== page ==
But the “wait … what?” moments extended beyond the world of college hockey. Here are some of the best head-turning sports events in the north country in 2013:

n Paul Alteri leads two teams to great heights: When Alteri was selected as the newly christened Watertown Rams manager, it was a nice homage to the past as Alteri was one of the old Wizards’ first managers. But not content to be a trivia question in local collegiate baseball history, Alteri took the Rams to the franchise’s first playoff series in five years.

Less than a month later, Alteri was back leading the Immaculate Heart Central football team. The perennial contender at the Class D level enjoyed another fine season, then turned up the heat once it reached the Class C sectionals and surprised its way to the championship game in the Carrier Dome. Only familiar rival General Brown could cool off IHC with a 34-7 decision in the final.

n The Carrier Dome features not one, but two all-north country Section 3 football finals in November: For the first time ever, two area teams played in both the Class C and Class A championships.

The Class A final, which showcased Carthage and Indian River, included an entire game of “wait … what?” moments and possibly the greatest one of all: a 14-play, 90-yard touchdown drive led by Carthage quarterback Bailey Wilkinson from his own 10-yard line with no timeouts to bring the Comets within a point of the Warriors. Then, with 20 seconds left, Josh Yelvington dove over the right pylon for the two-point conversion, a Carthage victory, and looks of disbelief on the faces of fans watching in the stands or on TV.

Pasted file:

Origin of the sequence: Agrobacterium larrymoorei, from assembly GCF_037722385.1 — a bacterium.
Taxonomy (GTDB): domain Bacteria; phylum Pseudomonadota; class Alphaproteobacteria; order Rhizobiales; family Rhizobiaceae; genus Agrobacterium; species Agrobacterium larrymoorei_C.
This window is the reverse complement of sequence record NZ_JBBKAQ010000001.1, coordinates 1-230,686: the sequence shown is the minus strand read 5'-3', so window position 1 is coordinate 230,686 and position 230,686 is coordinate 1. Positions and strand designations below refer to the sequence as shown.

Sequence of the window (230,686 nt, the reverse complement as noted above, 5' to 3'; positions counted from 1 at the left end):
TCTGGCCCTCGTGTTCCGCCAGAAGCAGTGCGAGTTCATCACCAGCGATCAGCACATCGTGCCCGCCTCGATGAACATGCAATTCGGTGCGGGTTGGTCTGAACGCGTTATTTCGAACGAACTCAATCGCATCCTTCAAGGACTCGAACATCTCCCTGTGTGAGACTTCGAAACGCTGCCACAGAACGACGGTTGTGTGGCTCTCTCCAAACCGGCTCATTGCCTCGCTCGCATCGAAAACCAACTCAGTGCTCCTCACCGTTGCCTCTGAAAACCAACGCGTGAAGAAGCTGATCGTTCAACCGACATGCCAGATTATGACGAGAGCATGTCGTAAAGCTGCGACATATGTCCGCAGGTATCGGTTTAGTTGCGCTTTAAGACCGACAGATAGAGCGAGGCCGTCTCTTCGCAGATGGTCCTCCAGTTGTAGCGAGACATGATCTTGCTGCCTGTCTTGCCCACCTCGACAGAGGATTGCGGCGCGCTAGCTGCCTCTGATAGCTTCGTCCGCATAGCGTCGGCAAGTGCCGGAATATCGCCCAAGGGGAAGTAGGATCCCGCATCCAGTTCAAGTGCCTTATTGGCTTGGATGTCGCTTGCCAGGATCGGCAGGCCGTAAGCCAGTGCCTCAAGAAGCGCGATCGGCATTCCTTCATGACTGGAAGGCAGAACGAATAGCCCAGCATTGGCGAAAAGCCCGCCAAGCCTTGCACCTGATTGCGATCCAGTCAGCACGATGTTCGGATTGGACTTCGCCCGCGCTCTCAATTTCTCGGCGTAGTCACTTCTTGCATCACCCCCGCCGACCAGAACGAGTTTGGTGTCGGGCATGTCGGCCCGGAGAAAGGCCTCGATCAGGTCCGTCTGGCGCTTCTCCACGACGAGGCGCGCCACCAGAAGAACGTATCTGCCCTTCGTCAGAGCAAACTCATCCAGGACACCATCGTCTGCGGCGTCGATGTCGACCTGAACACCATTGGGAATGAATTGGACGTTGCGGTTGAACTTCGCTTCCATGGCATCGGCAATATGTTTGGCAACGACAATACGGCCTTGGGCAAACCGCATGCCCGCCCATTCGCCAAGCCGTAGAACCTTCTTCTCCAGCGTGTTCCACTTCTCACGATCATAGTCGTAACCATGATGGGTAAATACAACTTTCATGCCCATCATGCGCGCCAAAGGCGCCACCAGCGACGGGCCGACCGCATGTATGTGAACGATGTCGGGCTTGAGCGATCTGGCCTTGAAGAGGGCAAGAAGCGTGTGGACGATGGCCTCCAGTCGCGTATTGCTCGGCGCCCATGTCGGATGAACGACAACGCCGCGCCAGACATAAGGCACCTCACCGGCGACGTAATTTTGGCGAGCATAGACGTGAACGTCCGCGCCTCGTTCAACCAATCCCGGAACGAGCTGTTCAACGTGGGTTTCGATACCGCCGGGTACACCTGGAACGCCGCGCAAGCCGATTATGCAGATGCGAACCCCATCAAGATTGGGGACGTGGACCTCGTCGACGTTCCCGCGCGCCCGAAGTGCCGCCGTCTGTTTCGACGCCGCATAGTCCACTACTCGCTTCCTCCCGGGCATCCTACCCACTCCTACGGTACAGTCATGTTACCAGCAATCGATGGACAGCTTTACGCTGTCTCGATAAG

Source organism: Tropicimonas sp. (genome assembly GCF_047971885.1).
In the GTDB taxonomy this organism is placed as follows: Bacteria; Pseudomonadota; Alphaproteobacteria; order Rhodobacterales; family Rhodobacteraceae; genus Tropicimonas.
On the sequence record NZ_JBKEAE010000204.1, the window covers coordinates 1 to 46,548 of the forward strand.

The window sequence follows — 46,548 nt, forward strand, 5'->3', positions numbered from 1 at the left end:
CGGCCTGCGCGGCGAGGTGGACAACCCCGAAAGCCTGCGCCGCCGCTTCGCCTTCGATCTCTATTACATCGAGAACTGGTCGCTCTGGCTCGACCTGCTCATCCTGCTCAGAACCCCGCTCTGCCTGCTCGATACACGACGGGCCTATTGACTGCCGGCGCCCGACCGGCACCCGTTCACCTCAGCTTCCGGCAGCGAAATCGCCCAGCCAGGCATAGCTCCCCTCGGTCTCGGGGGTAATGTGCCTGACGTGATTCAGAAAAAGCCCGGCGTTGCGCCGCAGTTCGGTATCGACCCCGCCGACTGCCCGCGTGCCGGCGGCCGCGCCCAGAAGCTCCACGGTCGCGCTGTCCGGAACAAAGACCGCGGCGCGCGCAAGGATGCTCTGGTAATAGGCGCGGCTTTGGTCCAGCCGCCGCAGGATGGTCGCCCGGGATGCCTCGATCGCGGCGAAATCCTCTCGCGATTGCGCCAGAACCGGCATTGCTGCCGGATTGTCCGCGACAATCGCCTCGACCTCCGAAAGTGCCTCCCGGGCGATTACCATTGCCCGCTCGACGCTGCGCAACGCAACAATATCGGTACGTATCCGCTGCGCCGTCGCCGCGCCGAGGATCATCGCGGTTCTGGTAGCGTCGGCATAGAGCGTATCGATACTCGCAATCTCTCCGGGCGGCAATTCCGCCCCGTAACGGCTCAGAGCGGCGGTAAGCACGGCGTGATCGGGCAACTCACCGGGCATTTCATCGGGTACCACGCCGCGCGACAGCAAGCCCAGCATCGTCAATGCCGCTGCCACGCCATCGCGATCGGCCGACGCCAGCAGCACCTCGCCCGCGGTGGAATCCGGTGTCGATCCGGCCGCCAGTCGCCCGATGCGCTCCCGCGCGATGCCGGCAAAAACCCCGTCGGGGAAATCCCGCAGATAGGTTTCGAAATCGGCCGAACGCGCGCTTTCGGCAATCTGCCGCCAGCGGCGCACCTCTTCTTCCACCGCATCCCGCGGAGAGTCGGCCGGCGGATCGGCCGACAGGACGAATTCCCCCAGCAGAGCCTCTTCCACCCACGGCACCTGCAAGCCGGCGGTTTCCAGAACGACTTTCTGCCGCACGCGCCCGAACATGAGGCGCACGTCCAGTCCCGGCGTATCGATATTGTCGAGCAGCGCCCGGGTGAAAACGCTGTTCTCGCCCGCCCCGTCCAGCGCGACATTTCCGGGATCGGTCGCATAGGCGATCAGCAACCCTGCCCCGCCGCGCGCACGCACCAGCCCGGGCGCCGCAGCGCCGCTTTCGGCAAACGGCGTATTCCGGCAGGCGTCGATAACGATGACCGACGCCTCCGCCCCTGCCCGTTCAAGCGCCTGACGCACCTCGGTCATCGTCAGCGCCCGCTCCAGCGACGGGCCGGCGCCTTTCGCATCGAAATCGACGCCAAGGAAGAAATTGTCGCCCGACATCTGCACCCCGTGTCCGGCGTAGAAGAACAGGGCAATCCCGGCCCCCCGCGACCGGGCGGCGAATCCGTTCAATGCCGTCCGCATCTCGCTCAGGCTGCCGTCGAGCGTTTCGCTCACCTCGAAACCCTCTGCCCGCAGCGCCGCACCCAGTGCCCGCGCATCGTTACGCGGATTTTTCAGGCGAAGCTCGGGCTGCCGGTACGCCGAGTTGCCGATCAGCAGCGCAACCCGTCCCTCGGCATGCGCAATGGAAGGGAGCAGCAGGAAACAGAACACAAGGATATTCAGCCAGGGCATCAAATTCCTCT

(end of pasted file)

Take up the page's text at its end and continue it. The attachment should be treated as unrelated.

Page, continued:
n Grace Wallace scores a touchdown: The Sandy Creek Comets featured a girl on their football roster. No big deal. Girls have played football in the north country before. She was included in the season preview and that, seemingly, was that. But Wallace wasn’t finished. When Sandy Creek’s 60-0 victory over Oriskany was reported on Oct. 5, we took down the long list of touchdown scorers and … oh, by the way, Grace Wallace scored a touchdown.

“Wait … what?”

The backup receiver and defensive back, who was a member of the team after an injury prevented her from playing soccer, scored the Comets’ third touchdown against Oriskany after taking a handoff and diving over the goal line from two yards out. That gave her the honor of being the second girl to score in a state high school football game in 2013 and just the second in Section 3 ever.